This Practical Founder Sold His Company Very Early

The first founder of 30 CEOs in my Practical Founders Peer Groups just sold his business successfully last week. It was an atypical deal for an atypical founder.

Bootstrapped and lightly funding founders often sell their businesses when they get life-changing offers they can’t refuse after their company grows above $5M ARR.

This sale was from a founder with a solid product but very early revenues, just getting to $100K ARR. (Yep, that’s a K not an M.)

Revenues were so early that this founder and I had many conversations earlier this year about, “Should I keep going with this company or find something else?”

He was very stressed but decided to hang in there and keep trying.

It’s often hard to know if you’re onto something when it’s all going much slower than you thought. And he only heard about success stories of rocket-ride growth.

  • He didn’t know that his progress was pretty good already. And slow starts are normal.
  • He is a technical founder who built the entire product, ran all the marketing efforts, and did all the sales and customer service.
  • He had a long and successful career running development teams at larger software companies. He wanted to try his hand at entrepreneurship.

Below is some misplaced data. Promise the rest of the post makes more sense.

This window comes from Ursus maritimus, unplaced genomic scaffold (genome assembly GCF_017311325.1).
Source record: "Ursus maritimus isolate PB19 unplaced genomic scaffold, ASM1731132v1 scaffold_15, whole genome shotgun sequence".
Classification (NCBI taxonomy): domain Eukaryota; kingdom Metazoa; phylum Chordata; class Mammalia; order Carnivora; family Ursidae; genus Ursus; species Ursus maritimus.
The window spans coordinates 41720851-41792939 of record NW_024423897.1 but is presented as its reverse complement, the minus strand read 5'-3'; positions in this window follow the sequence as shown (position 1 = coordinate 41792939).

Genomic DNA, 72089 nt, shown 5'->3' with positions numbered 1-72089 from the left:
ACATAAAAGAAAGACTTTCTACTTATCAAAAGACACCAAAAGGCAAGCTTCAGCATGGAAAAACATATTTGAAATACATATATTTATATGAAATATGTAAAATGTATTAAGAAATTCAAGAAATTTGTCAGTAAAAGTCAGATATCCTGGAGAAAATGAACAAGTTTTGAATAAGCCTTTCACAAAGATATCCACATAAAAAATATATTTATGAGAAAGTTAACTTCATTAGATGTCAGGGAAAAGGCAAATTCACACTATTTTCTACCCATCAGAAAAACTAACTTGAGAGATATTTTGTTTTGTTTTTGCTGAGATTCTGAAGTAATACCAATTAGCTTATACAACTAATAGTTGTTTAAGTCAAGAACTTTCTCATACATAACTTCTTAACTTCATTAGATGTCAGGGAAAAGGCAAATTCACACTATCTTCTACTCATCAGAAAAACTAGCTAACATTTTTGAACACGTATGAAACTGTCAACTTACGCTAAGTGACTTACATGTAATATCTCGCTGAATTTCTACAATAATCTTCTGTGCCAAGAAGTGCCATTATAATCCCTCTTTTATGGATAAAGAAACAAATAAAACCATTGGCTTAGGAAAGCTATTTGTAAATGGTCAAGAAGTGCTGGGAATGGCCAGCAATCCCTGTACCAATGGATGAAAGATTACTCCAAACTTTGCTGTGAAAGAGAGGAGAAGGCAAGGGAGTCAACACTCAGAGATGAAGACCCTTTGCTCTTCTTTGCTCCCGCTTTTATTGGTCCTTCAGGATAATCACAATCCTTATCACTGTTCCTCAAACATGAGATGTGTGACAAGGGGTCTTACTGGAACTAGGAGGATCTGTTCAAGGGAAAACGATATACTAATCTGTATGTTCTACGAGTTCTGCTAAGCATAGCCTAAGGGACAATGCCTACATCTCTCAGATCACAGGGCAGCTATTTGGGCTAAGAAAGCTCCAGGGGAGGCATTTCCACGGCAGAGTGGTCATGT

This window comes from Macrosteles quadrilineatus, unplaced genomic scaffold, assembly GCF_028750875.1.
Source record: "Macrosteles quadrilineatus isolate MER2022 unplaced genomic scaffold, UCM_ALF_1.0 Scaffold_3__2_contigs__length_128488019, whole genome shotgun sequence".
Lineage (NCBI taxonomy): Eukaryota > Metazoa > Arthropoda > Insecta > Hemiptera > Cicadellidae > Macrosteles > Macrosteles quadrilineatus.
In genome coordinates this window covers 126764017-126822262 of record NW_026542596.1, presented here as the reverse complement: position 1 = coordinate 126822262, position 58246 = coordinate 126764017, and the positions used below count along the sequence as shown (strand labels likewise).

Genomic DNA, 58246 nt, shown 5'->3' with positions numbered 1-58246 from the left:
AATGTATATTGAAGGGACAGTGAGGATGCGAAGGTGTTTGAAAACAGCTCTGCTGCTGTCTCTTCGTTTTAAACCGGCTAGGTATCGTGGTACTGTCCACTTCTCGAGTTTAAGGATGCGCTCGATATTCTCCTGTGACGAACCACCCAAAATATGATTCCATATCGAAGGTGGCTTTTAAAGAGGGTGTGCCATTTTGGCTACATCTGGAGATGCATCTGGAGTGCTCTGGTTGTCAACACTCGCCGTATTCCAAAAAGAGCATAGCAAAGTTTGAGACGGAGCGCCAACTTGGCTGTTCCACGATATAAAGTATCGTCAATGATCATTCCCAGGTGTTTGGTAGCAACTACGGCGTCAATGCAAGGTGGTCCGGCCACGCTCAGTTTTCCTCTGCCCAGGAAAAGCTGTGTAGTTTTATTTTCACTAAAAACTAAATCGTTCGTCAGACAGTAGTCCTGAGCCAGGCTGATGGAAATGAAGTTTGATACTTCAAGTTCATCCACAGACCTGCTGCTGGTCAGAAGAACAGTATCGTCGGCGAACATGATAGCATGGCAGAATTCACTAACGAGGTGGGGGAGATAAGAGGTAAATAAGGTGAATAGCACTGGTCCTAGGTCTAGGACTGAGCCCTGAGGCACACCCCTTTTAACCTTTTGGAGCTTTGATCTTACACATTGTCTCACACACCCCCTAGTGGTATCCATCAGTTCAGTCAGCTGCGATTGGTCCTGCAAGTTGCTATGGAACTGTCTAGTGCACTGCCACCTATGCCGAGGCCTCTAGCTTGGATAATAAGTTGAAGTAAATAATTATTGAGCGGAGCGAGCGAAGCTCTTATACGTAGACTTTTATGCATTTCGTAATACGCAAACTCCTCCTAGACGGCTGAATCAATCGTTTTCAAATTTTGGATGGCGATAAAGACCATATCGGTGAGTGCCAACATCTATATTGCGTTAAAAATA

• He learned that “typical” isn’t very typical in the SaaS startup world.
  • He got an offer to buy his company from a bigger company with a large customer base (and large funding) that desperately needed the specific software he had built.
  • He got a strategic offer from a strategic buyer before revenues became material. They structured a deal for this founder to stay on and help grow this business, which works for him.

Now this founder has a huge customer base to sell into that he didn’t have before. And this buyer has a great product they bought early, with someone to lead it.

The founder just received his first million-dollar deposit in his bank account.

Being part of a peer group of similar SaaS CEOs helped this founder discuss the deal, the specific terms, and how he felt about it for many months.

He also got connected to a dozen practical founders in our network who had successfully sold their companies in similar ways. What had worked for them?

It was also very exciting for the other founders in his peer group to see it happen to a friend in real-time.

It wasn’t like the “template” deals of large software companies we hear about, but it worked great for him.

No two founders, startups, or journeys are the same.


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